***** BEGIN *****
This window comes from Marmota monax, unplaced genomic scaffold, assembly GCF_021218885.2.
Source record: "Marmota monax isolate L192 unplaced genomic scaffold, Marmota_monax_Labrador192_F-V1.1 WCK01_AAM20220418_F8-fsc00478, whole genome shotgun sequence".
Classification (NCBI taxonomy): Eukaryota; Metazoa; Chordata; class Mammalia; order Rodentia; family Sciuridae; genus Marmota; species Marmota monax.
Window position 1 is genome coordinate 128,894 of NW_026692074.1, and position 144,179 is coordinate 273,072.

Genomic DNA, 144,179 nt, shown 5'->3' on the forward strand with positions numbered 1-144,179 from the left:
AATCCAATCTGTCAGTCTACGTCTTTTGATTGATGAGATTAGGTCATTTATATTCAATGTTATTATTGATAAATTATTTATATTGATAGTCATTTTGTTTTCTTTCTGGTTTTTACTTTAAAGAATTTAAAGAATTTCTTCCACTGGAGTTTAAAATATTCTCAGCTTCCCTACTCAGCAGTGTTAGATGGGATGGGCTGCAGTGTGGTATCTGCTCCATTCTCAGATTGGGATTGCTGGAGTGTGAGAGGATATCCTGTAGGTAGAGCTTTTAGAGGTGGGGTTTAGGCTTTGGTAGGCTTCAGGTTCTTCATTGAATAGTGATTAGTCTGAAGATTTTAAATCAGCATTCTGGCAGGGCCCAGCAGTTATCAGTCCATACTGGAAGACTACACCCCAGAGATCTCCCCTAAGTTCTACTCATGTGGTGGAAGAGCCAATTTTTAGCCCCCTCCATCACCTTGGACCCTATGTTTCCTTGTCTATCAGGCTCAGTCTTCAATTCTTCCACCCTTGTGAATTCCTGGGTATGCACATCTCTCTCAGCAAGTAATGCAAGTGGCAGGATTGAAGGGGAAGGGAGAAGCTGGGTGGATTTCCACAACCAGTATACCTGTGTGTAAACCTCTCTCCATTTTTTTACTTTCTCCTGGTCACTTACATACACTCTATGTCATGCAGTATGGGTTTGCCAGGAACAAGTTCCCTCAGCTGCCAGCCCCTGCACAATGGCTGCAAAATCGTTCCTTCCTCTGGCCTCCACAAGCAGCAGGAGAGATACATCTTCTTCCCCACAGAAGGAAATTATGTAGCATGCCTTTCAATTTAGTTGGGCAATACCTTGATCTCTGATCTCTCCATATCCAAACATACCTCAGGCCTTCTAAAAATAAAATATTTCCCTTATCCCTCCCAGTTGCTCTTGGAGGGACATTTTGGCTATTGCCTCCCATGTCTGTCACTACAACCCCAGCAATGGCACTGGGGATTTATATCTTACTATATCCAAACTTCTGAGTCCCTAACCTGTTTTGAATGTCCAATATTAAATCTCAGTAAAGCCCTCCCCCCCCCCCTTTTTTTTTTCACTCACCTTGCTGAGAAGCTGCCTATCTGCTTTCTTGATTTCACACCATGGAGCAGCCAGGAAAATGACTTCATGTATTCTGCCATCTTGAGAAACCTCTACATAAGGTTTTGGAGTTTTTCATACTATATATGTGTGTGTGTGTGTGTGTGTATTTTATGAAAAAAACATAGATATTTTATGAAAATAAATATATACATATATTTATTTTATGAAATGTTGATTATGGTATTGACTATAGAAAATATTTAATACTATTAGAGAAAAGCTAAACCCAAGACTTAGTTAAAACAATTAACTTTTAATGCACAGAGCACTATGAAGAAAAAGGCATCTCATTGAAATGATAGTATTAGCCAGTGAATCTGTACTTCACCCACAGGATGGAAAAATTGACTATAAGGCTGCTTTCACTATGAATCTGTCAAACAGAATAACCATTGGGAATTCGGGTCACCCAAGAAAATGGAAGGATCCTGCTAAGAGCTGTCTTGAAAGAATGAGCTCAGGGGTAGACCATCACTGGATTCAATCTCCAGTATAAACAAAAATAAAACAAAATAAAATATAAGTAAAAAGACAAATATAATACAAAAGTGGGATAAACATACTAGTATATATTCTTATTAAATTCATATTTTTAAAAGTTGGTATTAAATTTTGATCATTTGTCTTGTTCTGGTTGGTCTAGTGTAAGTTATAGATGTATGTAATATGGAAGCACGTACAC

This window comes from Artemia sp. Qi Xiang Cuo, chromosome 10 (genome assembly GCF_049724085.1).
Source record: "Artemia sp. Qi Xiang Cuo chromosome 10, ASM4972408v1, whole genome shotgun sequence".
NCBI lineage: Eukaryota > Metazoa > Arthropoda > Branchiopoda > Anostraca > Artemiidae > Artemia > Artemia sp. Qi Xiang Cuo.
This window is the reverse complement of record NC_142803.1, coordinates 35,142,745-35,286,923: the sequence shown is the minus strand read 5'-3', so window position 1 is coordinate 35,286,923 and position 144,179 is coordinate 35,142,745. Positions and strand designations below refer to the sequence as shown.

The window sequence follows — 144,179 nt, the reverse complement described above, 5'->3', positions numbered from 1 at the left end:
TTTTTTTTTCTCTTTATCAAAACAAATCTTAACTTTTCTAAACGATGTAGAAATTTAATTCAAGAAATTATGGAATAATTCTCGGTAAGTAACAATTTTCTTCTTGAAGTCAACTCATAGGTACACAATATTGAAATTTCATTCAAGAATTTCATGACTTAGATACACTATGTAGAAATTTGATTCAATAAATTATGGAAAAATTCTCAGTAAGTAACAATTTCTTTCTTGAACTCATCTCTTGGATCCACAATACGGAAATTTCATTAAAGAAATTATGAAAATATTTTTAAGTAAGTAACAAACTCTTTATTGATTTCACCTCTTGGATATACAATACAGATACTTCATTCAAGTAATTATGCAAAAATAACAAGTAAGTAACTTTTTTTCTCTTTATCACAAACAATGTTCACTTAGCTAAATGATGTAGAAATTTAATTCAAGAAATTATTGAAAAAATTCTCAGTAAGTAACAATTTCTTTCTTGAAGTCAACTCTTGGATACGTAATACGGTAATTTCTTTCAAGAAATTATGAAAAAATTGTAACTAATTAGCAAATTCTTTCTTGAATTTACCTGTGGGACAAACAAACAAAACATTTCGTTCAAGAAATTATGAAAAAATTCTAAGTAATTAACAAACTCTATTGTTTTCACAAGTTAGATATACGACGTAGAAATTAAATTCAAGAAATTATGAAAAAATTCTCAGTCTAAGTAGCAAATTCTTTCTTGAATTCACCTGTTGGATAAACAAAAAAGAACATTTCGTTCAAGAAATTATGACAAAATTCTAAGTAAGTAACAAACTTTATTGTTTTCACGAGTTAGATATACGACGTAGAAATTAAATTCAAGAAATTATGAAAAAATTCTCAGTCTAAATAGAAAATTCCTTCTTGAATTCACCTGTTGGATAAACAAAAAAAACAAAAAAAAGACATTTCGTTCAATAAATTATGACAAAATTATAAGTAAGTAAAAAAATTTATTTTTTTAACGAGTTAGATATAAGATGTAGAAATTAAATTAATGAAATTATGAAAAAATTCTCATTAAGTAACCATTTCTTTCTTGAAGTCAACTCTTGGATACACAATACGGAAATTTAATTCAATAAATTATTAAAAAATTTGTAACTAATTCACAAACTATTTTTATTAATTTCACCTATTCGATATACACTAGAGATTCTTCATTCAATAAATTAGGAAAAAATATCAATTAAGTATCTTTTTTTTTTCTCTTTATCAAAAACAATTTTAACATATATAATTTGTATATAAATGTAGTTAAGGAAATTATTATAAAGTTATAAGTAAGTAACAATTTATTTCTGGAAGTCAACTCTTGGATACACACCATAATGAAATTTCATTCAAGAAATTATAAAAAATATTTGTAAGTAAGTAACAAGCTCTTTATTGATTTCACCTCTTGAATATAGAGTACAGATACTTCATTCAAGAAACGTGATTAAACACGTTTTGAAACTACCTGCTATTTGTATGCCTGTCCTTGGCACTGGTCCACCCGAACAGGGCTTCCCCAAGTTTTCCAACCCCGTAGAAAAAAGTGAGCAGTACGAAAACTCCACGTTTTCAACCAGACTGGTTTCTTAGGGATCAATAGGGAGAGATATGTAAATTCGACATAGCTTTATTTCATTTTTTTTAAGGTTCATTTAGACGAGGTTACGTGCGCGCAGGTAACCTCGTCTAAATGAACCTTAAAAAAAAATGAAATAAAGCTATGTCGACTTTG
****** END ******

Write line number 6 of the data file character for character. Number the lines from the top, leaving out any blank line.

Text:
AATCCAATCTGTCAGTCTACGTCTTTTGATTGATGAGATTAGGTCATTTATATTCAATGTTATTATTGATAAATTATTTATATTGATAGTCATTTTGTTTTCTTTCTGGTTTTTACTTTAAAGAATTTAAAGAATTTCTTCCACTGGAGTTTAAAATATTCTCAGCTTCCCTACTCAGCAGTGTTAGATGGGATGGGCTGCAGTGTGGTATCTGCTCCATTCTCAGATTGGGATTGCTGGAGTGTGAGAGGATATCCTGTAGGTAGAGCTTTTAGAGGTGGGGTTTAGGCTTTGGTAGGCTTCAGGTTCTTCATTGAATAGTGATTAGTCTGAAGATTTTAAATCAGCATTCTGGCAGGGCCCAGCAGTTATCAGTCCATACTGGAAGACTACACCCCAGAGATCTCCCCTAAGTTCTACTCATGTGGTGGAAGAGCCAATTTTTAGCCCCCTCCATCACCTTGGACCCTATGTTTCCTTGTCTATCAGGCTCAGTCTTCAATTCTTCCACCCTTGTGAATTCCTGGGTATGCACATCTCTCTCAGCAAGTAATGCAAGTGGCAGGATTGAAGGGGAAGGGAGAAGCTGGGTGGATTTCCACAACCAGTATACCTGTGTGTAAACCTCTCTCCATTTTTTTACTTTCTCCTGGTCACTTACATACACTCTATGTCATGCAGTATGGGTTTGCCAGGAACAAGTTCCCTCAGCTGCCAGCCCCTGCACAATGGCTGCAAAATCGTTCCTTCCTCTGGCCTCCACAAGCAGCAGGAGAGATACATCTTCTTCCCCACAGAAGGAAATTATGTAGCATGCCTTTCAATTTAGTTGGGCAATACCTTGATCTCTGATCTCTCCATATCCAAACATACCTCAGGCCTTCTAAAAATAAAATATTTCCCTTATCCCTCCCAGTTGCTCTTGGAGGGACATTTTGGCTATTGCCTCCCATGTCTGTCACTACAACCCCAGCAATGGCACTGGGGATTTATATCTTACTATATCCAAACTTCTGAGTCCCTAACCTGTTTTGAATGTCCAATATTAAATCTCAGTAAAGCCCTCCCCCCCCCCCTTTTTTTTTTCACTCACCTTGCTGAGAAGCTGCCTATCTGCTTTCTTGATTTCACACCATGGAGCAGCCAGGAAAATGACTTCATGTATTCTGCCATCTTGAGAAACCTCTACATAAGGTTTTGGAGTTTTTCATACTATATATGTGTGTGTGTGTGTGTGTGTATTTTATGAAAAAAACATAGATATTTTATGAAAATAAATATATACATATATTTATTTTATGAAATGTTGATTATGGTATTGACTATAGAAAATATTTAATACTATTAGAGAAAAGCTAAACCCAAGACTTAGTTAAAACAATTAACTTTTAATGCACAGAGCACTATGAAGAAAAAGGCATCTCATTGAAATGATAGTATTAGCCAGTGAATCTGTACTTCACCCACAGGATGGAAAAATTGACTATAAGGCTGCTTTCACTATGAATCTGTCAAACAGAATAACCATTGGGAATTCGGGTCACCCAAGAAAATGGAAGGATCCTGCTAAGAGCTGTCTTGAAAGAATGAGCTCAGGGGTAGACCATCACTGGATTCAATCTCCAGTATAAACAAAAATAAAACAAAATAAAATATAAGTAAAAAGACAAATATAATACAAAAGTGGGATAAACATACTAGTATATATTCTTATTAAATTCATATTTTTAAAAGTTGGTATTAAATTTTGATCATTTGTCTTGTTCTGGTTGGTCTAGTGTAAGTTATAGATGTATGTAATATGGAAGCACGTACAC